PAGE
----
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A forced marriage is where one (or both) of the spouses does not want to get married and is forced or coerced into it. In cases where someone has disabilities, they may not have the capacity to consent to marry. Coercion can include physical, psychological, emotional, sexual and financial pressures and abuse.
Forced marriage is not condoned by any of the major religions (consent is a prerequisite for marriage in all Christian, Hindu, Muslim, Sikh and Jewish marriages) and is a violation of human rights as well as a form of domestic violence.
No, an arranged marriage is different from a forced marriage. In an arranged marriage the family of both spouses are involved in finding the partners and arranging the marriage. However, the spouses still have a choice about whether the marriage goes ahead.
Forced marriage is sometimes seen as exclusively an issue for Asian communities. Yet there are large numbers of young people being forced to marry in other communities too. These include gypsy/travellers, Middle Eastern, African, South American and Eastern European communities.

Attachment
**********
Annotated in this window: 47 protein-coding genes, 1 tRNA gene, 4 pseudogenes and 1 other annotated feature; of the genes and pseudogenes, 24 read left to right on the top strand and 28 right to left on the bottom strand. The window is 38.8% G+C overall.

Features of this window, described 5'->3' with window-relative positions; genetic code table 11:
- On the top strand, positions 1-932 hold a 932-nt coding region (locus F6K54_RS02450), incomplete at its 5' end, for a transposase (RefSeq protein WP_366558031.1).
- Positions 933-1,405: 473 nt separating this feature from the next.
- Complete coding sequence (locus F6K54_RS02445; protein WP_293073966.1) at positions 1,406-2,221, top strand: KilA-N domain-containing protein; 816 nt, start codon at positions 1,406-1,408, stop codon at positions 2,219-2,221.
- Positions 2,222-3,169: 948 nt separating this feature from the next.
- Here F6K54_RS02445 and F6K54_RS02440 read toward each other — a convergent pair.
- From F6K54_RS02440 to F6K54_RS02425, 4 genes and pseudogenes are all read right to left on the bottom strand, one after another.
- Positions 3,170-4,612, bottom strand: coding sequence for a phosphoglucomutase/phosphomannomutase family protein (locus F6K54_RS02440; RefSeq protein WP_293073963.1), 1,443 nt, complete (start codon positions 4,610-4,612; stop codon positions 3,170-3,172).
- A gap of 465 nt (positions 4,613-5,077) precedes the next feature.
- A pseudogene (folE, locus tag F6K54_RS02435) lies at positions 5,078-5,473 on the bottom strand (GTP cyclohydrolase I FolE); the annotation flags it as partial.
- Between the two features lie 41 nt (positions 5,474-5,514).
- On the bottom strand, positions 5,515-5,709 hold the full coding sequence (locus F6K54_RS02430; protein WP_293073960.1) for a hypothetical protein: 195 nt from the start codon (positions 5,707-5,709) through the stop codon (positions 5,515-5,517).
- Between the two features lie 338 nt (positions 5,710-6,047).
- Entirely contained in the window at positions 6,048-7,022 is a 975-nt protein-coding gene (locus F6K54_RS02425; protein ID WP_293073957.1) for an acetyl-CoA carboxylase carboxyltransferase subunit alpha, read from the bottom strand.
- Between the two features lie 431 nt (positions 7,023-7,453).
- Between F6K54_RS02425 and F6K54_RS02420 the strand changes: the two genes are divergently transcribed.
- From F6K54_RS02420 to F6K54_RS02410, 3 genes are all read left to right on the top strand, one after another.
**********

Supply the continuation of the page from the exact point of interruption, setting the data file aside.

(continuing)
Forced marriage is recognised as a form of domestic violence – it is a form of exerting power and control over a person’s choices. There are strong links between forced marriage and so-called ‘honour-based’ violence. This is where a person who does not consent is seen to be dishonouring or shaming the family.
There are a wide range of reasons given by parents and the wider family and community for forcing young people into marriages. Parents say that they are protecting their cultural heritage, building stronger family links or religious traditions.
Other major reasons include: controlling young people’s sexuality, especially young women who are perceived to be promiscuous or young people who are LGBT; ensuring that land or property remains within the family or gaining financially; preventing seemingly ‘unsuitable’ relationships (outside of caste, religion or culture) and provision of long-term care for a child who has a disability (learning or physical).
Yes, on June 16, 2014, the law on forced marriage came into effect and it is now a criminal offence to force someone to marry. This includes:
If you are in immediate risk call 999 or 101 (from a mobile) for the Police
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